The oyster: A Lowcountry favorite

rodcrafter@islc.netJanuary 19, 2014 

In his book "A Moveable Feast," Ernest Hemingway wrote:

"As I ate the oysters with their strong taste of the sea and their faint metallic taste that the cold white wine washed away, leaving only the sea taste and the succulent texture, and as I drank their cold liquid from each shell and washed it down with the crisp taste of the wine, I lost the empty feeling and began to be happy and to make plans."

It has been said that you should never eat oysters during months of the year that didn't contain the letter R. While a bit of folklore can be attributed, it was more a lack of proper refrigeration in those early days that didn't keep oysters well during warm-weather months: May through August.

From a health standpoint, you can't rely on the "R" rule. While the bacteria that tends to make us sick (Vibrio vulnificus) is more prevalent in the summer, oysters harvested between September and April still can be contaminated if the water is warm enough for bacteria to grow.

About the only folklore that has a bit of fact attached is that many oysters are meatier in months that have "R" in their names. Many old timers around the shucking house referred to this variety as "arsters."

Oysters are thought to be able to process up to 10 liters of water an hour. Which proves that the environmental quality of water is directly proportional to the quality of oysters produced in the area.

I have often heard people mention this or that area has salty, sandy or sweet tasting properties to the harvest. This in itself has a varied and argumentative status. While each self-proclaimed master of culinary preparation strives for the enjoyment their guests and patrons derive from the shelled and shucked epicurean delights, the fact remains they are subject to the environment and have little control.

Unless you import oysters from more suitable regions you are destined to taste the waters from which they were harvested.

I once associated this with the method oysters were prepared, given the time and care necessary for a successful roast. I have tasted pluff mud from the hurried, shell from the eager to separate, as well as the divine sweetness of the well-raised and carefully cultivated. Each has their own distinctive flavor.

I used to be able to shuck with the best -- and have the scars to match my burden.

The Roast

There is a type of madness associated with the opening of the shellfish season -- the current oyster season is from Oct. 1, 2013 to May 15, 2014 -- and while many claim to be the best, few complaints follow anyone who hosts possibly the oldest tradition along the coast during the season: The Oyster Roast.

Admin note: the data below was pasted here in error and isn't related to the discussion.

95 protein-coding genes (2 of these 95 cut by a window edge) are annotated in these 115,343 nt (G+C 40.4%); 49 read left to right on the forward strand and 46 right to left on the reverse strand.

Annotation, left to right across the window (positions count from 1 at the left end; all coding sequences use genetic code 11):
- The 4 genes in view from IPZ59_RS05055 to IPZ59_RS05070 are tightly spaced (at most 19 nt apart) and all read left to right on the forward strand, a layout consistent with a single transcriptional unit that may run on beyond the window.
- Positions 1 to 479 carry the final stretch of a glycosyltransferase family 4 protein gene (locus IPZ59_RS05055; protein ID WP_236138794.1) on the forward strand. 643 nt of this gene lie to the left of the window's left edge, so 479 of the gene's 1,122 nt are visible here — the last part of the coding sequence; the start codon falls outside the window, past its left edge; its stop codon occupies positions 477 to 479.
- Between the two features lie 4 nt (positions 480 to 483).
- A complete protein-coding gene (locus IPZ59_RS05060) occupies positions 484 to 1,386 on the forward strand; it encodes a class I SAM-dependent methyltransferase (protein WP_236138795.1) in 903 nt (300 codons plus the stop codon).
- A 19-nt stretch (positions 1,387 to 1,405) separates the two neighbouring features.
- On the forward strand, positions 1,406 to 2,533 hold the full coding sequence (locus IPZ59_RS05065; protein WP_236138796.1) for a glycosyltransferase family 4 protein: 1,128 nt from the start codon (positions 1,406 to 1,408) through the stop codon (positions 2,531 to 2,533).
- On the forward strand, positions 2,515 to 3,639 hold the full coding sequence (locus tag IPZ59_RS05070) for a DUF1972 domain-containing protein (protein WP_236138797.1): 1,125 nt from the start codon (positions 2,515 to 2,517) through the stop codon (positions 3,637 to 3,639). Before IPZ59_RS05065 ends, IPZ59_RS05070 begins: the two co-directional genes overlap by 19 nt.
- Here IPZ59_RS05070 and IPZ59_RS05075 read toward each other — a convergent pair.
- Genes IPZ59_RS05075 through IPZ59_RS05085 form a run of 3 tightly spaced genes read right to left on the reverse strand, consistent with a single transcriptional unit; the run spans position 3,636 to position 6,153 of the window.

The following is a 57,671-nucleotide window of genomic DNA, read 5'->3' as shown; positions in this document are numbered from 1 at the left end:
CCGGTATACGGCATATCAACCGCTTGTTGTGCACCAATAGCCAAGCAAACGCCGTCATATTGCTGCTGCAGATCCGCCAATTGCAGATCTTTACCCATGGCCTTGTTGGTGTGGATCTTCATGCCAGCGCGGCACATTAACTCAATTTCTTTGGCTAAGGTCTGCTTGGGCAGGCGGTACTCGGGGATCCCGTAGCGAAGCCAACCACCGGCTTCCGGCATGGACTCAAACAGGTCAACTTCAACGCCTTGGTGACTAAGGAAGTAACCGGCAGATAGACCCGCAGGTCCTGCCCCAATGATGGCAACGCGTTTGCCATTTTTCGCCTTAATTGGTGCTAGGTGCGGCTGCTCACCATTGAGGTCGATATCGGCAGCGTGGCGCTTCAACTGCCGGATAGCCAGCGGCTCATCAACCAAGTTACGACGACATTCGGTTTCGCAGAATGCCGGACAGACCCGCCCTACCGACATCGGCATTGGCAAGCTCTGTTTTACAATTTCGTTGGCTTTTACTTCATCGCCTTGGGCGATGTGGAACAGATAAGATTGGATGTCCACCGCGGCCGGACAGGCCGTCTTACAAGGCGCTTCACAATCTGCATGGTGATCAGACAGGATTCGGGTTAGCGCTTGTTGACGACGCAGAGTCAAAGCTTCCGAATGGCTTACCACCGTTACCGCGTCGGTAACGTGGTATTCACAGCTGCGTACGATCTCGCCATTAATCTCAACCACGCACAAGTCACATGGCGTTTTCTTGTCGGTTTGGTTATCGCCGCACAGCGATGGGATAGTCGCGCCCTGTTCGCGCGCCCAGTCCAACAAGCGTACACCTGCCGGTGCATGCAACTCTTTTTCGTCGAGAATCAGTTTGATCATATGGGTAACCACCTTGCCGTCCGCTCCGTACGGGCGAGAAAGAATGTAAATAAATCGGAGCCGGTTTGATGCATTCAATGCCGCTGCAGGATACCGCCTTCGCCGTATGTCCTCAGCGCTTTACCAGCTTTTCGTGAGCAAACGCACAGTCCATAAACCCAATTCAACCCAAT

My preference is the open pit, old burlap, a sheet of heavy metal and plenty of seasoned oak. Combined with good company, a few spirits, an assortment of crackers, sweet pickles, hot sauce, mustard, catsup and lemon juice, your gathering around the table and the fire will be memorable. With all this, it is no wonder an estimated 2 billion pounds of oysters are eaten every year.

Today I spend more time ensuring my guests eat well and enjoy themselves than I do partaking of the food itself -- which I have been told is the norm for the educated and upper crust. I'm not that refined, I just have a lesser degree of tolerance for some of the foods, as well as a number of individuals I entertained during my youth. Unfortunately, roasted oysters are among things I must avoid.

Whenever the mention of a roast is raised, I instinctively reach for my mother's recipe card. While others may bask in the warm feeling of a full stomach from shucking and chucking, I delight in the one remaining indulgence I am able to derive from the occasion.

Oyster Stew


1/2 cup butter - 1 cup minced celery - 1/2 gallon whole milk - 1 quart half-and-half cream - 3 tablespoons minced shallots, Add just enough Sea Salt, Pepper, and I will add a pinch cayenne pepper for taste. (Some things I can tolerate while others I can't do without, regardless of the circumstances.)

Oyster stew may be pure and simple, or rich, hearty and spicy. The main ingredient here is slow. Do not allow the milk to boil or overcook the oysters.


Melt butter in skillet over medium heat, cook shallots and celery until tender. Pour milk and cream (Half and Half) in pot over medium heat and watch carefully. Mix in butter-shallot-celery mixture. Stir continuously. When almost boiling, add oysters. Continue stirring until oysters curl at the ends, which indicates the stew is stew.

Serve with old-time oyster crackers (the round ones), add a bit of cool lime wedges and lemon slices to a pitcher of sweet iced tea and rub your belly, as you are now content.

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